“I the LORD search the heart, I try the reins, even to give every man according to his ways, and according to the fruit of his doings” (Jeremiah 17:10).
The following is a story that an elderly, godly woman, Sister Jewel Peters (names have been changed.) shared with me about a crisis in her youthful marriage.
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June 2019. It's summertime. School is out. Seventh-day Adventists go to camp meeting. Pastors get ordained. This has been our denominational pattern for some 150 years. We can even watch in comfort from our homes, and click in our offerings. This summer, we watched Michigan Conference camp meeting from our home in Arkansas, including a relative's ordination service, a most sacred event.
Suddenly my thoughts shifted. I was sitting again at the Peters' kitchen table, spellbound by Jewel's unforgettable story of an ordination undone. This courageous woman had lived through the Great Depression. She had traveled the world. But the story she loved most to tell was of God's intervention one camp meeting night.
“I was raised in a Seventh-day Adventist minister's home,” she began. “My siblings and I attended Adventist schools. When I went to our college after academy, I met a most promising young man, a ministerial student soon to graduate. Bart Kraft was older than I, and when he proposed marriage, I left my studies and became his wife.”
I nodded, knowingly. This woman would have been any minister's dream—a good Adventist girl, sweet, attractive, musical, superb hostess. Jewel indeed!
“We were hired by a neighboring conference, where my sister Neva's husband was pastoring,” she went on. “For several years we enjoyed ministering in that beautiful state, with family close by. Bart had a warm, charismatic personality. He was popular, and his ministry was a success from the beginning. He worked well with the young people in our schools, and loved giving personal Bible studies. He was up early, and home late--a very busy man, truly a devoted husband and pastor, or so I thought.
“After several years, the conference brethren voted to ordain him to the gospel ministry. They planned to hold the service during camp meeting, to be held on the academy campus. I was so pleased, and he was very honored and eager for the service to take place, as it would validate his commitment to God and all his hard work. We encouraged our church members to attend camp meeting and share this special occasion with us.”
Summer arrived. Pastor and Sister Kraft packed their bags and drove to the academy. Bart reported for duty with the other ministers. As the men set up the campground, Jewel strolled across the campus and greeted arriving friends and church members. She was thrilled to see two single non-Adventist sisters setting up their tent. Sarah and Delia Young were some of Bart's Bible study contacts.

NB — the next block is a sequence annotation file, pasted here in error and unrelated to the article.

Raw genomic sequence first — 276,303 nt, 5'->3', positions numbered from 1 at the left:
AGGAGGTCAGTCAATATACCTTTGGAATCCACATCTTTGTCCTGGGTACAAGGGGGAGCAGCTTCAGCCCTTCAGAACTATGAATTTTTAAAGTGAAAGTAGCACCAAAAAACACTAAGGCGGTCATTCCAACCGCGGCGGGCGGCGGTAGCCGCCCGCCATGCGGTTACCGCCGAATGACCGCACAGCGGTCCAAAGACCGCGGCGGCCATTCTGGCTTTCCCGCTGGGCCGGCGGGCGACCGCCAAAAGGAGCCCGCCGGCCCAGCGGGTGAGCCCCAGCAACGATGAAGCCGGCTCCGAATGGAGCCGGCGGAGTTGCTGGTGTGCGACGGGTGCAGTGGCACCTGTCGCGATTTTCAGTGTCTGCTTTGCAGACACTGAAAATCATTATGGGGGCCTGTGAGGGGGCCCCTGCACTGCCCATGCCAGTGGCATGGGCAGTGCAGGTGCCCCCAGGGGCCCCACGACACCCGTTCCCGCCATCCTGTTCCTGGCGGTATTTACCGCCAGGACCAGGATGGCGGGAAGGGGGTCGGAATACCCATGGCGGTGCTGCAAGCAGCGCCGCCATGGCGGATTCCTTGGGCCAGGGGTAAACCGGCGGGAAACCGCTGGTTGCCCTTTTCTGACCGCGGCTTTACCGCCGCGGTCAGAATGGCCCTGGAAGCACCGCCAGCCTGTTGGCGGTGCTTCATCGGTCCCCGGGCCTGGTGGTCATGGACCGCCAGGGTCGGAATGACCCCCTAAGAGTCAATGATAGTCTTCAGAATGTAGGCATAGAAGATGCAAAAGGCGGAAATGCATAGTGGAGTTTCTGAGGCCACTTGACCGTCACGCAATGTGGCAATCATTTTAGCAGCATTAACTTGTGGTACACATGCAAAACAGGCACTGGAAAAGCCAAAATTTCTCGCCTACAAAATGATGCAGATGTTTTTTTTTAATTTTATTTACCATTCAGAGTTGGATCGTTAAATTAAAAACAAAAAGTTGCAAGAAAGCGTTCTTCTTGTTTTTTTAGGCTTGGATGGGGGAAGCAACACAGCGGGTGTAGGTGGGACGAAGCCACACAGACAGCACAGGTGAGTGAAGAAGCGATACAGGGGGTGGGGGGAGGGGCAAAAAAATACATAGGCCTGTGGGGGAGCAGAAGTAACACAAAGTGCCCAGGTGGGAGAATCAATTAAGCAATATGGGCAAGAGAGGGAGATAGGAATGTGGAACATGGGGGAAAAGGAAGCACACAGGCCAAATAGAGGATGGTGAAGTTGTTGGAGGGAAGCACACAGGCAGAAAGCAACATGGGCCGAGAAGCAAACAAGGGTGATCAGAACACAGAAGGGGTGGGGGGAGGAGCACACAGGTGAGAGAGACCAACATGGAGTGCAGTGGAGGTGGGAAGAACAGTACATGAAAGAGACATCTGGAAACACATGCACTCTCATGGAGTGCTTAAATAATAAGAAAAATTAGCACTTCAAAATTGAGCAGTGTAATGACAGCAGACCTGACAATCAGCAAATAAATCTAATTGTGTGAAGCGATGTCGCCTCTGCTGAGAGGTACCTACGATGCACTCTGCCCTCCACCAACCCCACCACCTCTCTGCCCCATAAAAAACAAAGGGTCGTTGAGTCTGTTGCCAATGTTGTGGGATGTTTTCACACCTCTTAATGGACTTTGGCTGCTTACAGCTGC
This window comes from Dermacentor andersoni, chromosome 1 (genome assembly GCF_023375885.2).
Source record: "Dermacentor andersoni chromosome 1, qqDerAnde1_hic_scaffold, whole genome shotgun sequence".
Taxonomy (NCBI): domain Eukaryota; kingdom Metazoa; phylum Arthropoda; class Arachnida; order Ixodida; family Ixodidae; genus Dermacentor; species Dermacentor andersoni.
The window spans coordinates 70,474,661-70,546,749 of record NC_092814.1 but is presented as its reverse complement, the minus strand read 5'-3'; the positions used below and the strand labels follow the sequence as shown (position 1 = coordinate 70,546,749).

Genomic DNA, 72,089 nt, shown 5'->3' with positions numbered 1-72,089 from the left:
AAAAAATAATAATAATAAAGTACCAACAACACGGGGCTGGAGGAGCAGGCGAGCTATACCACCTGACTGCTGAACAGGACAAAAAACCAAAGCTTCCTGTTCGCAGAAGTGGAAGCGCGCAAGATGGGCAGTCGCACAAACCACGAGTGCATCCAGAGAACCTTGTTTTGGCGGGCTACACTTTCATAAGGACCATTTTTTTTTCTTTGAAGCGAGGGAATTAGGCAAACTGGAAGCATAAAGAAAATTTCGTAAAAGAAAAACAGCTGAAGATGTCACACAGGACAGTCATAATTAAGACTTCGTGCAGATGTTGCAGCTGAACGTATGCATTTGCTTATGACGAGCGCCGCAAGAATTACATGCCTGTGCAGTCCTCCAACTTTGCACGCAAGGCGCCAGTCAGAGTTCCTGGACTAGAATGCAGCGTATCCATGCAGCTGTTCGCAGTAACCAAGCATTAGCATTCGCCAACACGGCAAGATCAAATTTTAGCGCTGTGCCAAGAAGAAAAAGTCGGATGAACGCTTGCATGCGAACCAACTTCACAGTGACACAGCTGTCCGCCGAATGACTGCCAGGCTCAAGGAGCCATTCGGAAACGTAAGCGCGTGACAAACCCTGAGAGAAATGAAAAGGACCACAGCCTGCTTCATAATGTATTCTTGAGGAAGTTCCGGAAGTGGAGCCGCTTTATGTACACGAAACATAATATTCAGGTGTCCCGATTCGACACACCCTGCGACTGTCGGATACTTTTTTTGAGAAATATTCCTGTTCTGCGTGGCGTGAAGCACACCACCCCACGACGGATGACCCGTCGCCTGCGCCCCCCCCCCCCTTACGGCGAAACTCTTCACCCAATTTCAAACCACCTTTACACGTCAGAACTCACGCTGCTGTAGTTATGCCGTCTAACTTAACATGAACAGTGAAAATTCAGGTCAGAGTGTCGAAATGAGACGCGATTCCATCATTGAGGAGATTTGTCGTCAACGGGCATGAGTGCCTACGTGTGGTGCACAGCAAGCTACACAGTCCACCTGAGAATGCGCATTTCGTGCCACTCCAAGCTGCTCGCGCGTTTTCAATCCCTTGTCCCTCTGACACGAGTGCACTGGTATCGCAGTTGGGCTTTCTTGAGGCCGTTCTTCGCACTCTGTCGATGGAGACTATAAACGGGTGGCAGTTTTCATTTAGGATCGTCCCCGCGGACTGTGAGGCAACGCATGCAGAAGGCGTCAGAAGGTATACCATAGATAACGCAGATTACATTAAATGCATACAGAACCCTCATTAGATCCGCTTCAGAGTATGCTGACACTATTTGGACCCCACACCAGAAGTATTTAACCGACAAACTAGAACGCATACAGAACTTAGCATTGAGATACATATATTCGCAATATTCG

“Bart had invested lots of time and effort in these girls, and we were so encouraged at their strong interest in our message and their regular attendance at church,” Jewel continued.
Sabbath came. The ordination service went off as planned, well-attended and evidently blessed by God. An evening service followed. “Elder” and Sister Kraft attended, still adjusting to his new title. As they joined the bustling crowd exiting the meeting, Bart leaned over to Jewel and whispered, “I have a meeting to attend tonight, and it will probably run late. Don't wait up for me, Honey.”
“Just like that, he was gone,” she said, seemingly still in shock. “He just disappeared in the crowd, and I couldn't see him anywhere.”
In her innocence and integrity, she trusted him. She greeted a few friends and received more congratulations on his ordination, excusing his presence with the “meeting” he had mentioned. Then the tired but happy wife returned to their room and prepared for bed. Finally, she knelt for her evening prayers, praying for her loved ones, her newly-ordained husband and his work for the Lord, the sweet girls newly accepting the Adventist message...
God was not asleep. He had seen the patterns of deception woven ever stronger through a wayward life. Though uninvited, He saw the late “meeting” and moved to intervene.
“Suddenly, I felt a hand on my back. It pushed me--hard. 'Go find Bart!' came the strong impression.” As she told this part, Jewel's eyes widened as if glimpsing the handwriting on Belshazzar's wall. God's presence in that moment was unforgettable.
My husband said he had a meeting...that will run late...a meeting with whom? Where should I look? Who would be at the meeting? Maybe the conference officials' wives will help me.
She dressed and went out into the night. She found the building where the conference officers were staying and began knocking on doors. A surprised and sleepy treasurer answered her knock. Is he back from the meeting already?
“'Meeting? What meeting?' The conference man was confused. I had obviously gotten him out of bed, so I apologized for disturbing him, and knocked on another door,” she continued.
She knocked on several doors and found several conference officers, all in pajamas, all denying any Saturday night meeting. At least they had not been included. Things were getting rather suspicious when Elder Wise, the conference president, made a decision.
“I'll go with you and we will find him,” he said. He returned with her and they knocked on all the same doors she had already been to. This time, the men got dressed and joined them in the parking lot. And you never saw such a posse!
Crossing campus to the cars, the search party passed the tent of the two non-Adventist sisters, Sarah and Delia Young. The older girl, Sarah, was standing outside alone. She was crying. “I tried to tell her...”
The Conference officers jumped into cars, several riding with Jewel, and sped away. “They seemed to know right where to go,” she marveled, “and after a few minutes, we came upon a dark car—our car—parked beside the lonely road. Elder Wise shone his bright lights right into it, and there was my husband—and the missing younger sister—having their “meeting”.
“He didn't even seem embarrassed!” she exclaimed. “He just turned his head as the men walked up, and said, “Hello, Elder Wise. You can take Delia back now.”
“No, you will take her back and we'll follow,” corrected Elder Wise. “Then we will speak to you.”
Camp meeting was over for Jewel. Shock and disbelief enveloped her, though she had seen the facts with her own eyes. Her husband, newly-ordained that very afternoon, had deceived her, had mocked God and His church, had led a new believer into sin. How could he? What will I ever do now?
In a flash, scores of clues came together in her mind and she recalled many questions and doubts she had dismissed in her innocence, her desire to be the ideal pastor's wife. My embarrassing disease, all those other women he “studied” with, the “fraudulent” bills that came in the mail. Everything pointed to Bart's double life. He never should have been a pastor. He deceived us all.